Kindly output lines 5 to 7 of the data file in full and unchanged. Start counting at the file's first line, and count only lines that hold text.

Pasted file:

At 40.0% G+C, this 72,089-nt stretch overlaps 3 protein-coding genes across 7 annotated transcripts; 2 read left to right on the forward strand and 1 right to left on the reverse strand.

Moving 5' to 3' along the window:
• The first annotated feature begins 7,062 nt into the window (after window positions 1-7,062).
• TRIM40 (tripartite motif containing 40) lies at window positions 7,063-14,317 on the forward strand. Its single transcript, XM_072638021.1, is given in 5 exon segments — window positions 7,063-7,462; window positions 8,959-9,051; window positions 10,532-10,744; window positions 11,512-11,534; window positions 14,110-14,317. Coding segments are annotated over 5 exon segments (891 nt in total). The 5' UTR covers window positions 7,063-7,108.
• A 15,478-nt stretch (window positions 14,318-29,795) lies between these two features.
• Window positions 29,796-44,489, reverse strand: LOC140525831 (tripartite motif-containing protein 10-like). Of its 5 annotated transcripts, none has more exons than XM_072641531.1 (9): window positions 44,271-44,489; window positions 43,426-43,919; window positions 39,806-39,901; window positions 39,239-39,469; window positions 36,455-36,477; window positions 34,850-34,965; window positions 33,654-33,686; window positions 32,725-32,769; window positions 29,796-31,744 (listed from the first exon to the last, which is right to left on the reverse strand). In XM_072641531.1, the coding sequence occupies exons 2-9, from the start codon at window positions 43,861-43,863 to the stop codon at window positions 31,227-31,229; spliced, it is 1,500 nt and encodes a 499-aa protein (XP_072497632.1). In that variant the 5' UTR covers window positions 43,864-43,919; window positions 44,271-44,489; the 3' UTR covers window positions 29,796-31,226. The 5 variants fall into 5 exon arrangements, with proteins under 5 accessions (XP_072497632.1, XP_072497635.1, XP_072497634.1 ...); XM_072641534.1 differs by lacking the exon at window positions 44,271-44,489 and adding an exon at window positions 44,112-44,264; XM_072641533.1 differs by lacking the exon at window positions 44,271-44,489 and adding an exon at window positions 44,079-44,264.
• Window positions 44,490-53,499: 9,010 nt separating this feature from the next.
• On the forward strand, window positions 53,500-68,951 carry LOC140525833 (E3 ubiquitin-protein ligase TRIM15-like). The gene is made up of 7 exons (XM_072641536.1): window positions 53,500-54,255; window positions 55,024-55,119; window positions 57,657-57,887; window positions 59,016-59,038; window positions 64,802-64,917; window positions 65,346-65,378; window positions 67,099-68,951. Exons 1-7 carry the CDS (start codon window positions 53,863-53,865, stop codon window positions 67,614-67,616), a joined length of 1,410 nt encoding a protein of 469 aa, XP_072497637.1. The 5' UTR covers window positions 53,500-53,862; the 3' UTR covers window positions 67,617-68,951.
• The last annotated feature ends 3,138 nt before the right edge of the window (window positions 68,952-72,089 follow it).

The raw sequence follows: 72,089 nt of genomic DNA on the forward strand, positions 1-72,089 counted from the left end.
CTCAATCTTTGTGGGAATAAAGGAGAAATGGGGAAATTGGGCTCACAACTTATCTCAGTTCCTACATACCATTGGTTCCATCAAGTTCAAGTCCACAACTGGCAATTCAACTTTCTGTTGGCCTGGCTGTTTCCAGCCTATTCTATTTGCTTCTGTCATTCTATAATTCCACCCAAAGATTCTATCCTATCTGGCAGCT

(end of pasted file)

• A 15,478-nt stretch (window positions 14,318-29,795) lies between these two features.
• Window positions 29,796-44,489, reverse strand: LOC140525831 (tripartite motif-containing protein 10-like). Of its 5 annotated transcripts, none has more exons than XM_072641531.1 (9): window positions 44,271-44,489; window positions 43,426-43,919; window positions 39,806-39,901; window positions 39,239-39,469; window positions 36,455-36,477; window positions 34,850-34,965; window positions 33,654-33,686; window positions 32,725-32,769; window positions 29,796-31,744 (listed from the first exon to the last, which is right to left on the reverse strand). In XM_072641531.1, the coding sequence occupies exons 2-9, from the start codon at window positions 43,861-43,863 to the stop codon at window positions 31,227-31,229; spliced, it is 1,500 nt and encodes a 499-aa protein (XP_072497632.1). In that variant the 5' UTR covers window positions 43,864-43,919; window positions 44,271-44,489; the 3' UTR covers window positions 29,796-31,226. The 5 variants fall into 5 exon arrangements, with proteins under 5 accessions (XP_072497632.1, XP_072497635.1, XP_072497634.1 ...); XM_072641534.1 differs by lacking the exon at window positions 44,271-44,489 and adding an exon at window positions 44,112-44,264; XM_072641533.1 differs by lacking the exon at window positions 44,271-44,489 and adding an exon at window positions 44,079-44,264.
• Window positions 44,490-53,499: 9,010 nt separating this feature from the next.